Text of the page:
Conflict and natural disasters have forced a person to flee within their own country every second of last year, pushing the number of people living in internal displacement to a record high of 55 million, a new report has found.
Frequent extreme weather events and spiralling conflict triggered over 40.5 million new displacements, pushing the total number of internally displaced people (IDPs) to the highest reported in a decade, according to a joint report published Thursday by the International Displacement Monitoring Centre (IDMC) in Geneva and the Norwegian Refugee Council (NRC).
The record high came despite restrictions on movement brought in worldwide to halt the spread of Covid-19, which some experts had expected would push down displacement numbers.
“It is particularly concerning that these high figures were recorded against the backdrop of the Covid-19 pandemic, when movement restrictions obstructed data collection and fewer people sought out emergency shelters for fear of infection,” said Alexandra Bilak, the director of the Internal Displacement Monitoring Centre (IDMC) in a statement.
The number of IDPs has been rising steadily for the past ten years, and is now more than double the 26 million people who have fled across borders as refugees. The report estimated that 48 million people have fled conflict and violence, while natural disasters have displaced seven million. Incomplete data means the true figure may be much higher.
Secretary general of the NRC Jan Egeland called the findings “shocking” and said that they are evidence that “we are failing to protect the world’s most vulnerable people from conflict and disasters.”
Bilak told reporters that Sub-Saharan Africa and the Middle East and North Africa regions accounted for more than 90 per cent of all new displacements recorded in the context of conflict and violence in 2020.
Escalating fighting and the expansion of extremist groups in Ethiopia, Mozambique and Burkina Faso fuelled some of the world’s fastest growing displacement crises, while long-running conflicts in countries such as the Democratic Republic of Congo, Syria and Afghanistan continued to drive people from their homes.
Meanwhile, extreme weather events were responsible for 98 per cent of all disaster displacement. Extended rainy seasons in the Middle East and sub-Saharan Africa drove up internal displacement, and intense cyclone seasons in the Americas, South Asia, East Asia and the Pacific uprooted millions of people. The Atlantic hurricane season was also its most active on record, with 30 named storms battering Central American and Caribbean countries.
Moreover, the report highlighted the dangerous convergence of conflict and weather-related disasters in many of the world's most fragile settings, with 95 per cent of last year's new conflict displacements occurring in countries particularly vulnerable to climate change.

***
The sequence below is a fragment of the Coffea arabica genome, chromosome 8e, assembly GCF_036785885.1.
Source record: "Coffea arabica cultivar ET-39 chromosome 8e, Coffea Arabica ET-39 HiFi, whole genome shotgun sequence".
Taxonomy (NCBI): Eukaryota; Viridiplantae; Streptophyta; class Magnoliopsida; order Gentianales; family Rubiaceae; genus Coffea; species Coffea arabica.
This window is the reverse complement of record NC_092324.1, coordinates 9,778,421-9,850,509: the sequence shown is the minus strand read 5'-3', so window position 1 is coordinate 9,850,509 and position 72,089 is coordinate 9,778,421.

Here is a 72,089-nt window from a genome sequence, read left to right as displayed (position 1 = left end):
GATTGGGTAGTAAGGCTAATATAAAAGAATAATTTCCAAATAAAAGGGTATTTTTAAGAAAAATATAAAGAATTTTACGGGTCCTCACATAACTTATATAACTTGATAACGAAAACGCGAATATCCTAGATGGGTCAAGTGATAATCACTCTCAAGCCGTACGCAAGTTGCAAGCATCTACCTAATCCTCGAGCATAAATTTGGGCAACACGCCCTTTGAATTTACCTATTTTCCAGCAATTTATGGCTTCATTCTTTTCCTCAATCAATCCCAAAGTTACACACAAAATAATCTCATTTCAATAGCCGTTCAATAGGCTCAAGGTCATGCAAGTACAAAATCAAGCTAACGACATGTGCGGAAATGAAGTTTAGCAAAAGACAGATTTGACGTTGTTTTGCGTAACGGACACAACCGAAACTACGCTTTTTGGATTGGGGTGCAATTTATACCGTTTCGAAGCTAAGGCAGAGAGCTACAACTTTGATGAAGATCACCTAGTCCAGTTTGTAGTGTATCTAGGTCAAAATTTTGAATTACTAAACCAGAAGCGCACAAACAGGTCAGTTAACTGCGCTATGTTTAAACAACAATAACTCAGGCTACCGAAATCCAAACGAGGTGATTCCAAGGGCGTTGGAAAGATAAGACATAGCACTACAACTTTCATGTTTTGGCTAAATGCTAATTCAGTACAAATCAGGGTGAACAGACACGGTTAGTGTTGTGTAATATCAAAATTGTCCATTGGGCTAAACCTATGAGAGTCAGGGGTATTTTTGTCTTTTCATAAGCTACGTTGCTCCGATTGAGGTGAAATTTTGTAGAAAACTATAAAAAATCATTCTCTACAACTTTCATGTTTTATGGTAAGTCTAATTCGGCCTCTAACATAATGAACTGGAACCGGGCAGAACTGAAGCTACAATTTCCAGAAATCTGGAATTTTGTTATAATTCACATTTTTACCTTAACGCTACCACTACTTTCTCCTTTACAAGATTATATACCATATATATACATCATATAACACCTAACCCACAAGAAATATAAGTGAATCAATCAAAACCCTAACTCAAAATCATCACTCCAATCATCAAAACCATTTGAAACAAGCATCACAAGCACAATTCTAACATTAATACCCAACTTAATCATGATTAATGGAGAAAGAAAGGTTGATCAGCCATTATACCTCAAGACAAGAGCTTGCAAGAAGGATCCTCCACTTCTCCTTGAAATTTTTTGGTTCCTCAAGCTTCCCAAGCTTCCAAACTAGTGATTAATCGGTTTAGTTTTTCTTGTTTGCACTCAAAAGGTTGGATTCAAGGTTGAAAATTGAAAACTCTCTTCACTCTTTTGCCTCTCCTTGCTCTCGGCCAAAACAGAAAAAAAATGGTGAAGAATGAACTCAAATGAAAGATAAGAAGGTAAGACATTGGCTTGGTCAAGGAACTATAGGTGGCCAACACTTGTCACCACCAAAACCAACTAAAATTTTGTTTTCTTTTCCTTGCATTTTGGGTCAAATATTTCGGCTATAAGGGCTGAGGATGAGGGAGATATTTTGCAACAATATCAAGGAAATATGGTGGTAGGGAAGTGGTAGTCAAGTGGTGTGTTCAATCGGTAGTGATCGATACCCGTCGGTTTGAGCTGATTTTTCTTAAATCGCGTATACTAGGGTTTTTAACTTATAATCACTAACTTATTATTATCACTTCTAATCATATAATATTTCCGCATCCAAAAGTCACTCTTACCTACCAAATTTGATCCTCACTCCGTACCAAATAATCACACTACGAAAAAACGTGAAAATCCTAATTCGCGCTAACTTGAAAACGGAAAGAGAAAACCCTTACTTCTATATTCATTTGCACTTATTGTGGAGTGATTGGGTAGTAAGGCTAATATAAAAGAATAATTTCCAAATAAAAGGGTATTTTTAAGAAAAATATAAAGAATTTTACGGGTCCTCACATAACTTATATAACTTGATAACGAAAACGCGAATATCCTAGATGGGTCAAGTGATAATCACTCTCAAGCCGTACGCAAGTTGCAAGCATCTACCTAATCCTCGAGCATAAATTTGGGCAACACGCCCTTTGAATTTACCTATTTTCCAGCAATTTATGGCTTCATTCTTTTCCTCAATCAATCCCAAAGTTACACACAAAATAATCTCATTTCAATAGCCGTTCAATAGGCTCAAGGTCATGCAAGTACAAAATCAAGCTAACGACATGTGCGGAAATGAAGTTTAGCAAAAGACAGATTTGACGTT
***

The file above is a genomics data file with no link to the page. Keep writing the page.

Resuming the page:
This drove people to become displaced multiple times. For example, thousands of families fleeing torrential rain and flooding in Yemen in August 2020 had already been displaced at least once by the country's long-running conflict. The report noted that conflict-related displacement typically lasts much longer than displacement caused by disasters, with people often displaced for years.
“In 2020, the year of the pandemic ... we all thought there would be less conflict - there will be some more sanity in that year, more people will be protected,” Egeland told reporters. “We also hoped that global efforts against climate change and to prevent disaster displacement would go better. The verdict is now in this report before us, and it's not looking good. ”
As rising temperatures continue to drive up the frequency and intensity of weather-related hazards and conflicts around the world continue to escalate, the report notes that countries have been making significant advances in developing national and regional policies to reduce displacement risk, but there is much more to be done.
“Today's displacement crises arise from many interconnected factors, including climate and environmental change, protracted conflicts and political instability. In a world made more fragile by the Covid-19 pandemic, sustained political will and investment in locally-owned solutions will be more important than ever, ”said Bilak.
Egeland referenced numbers of returned IDPs in countries such as Iraq, Libya and Syria as “glimmers of hope” that it is possible to bring people home, even after years of protracted conflict. “It's not hopeless - people can return,” he told reporters. “We can and must do better in the prevention of conflict, in resolution of conflict, and protection of civilians in disaster risk reduction, in humanitarian relief and development.”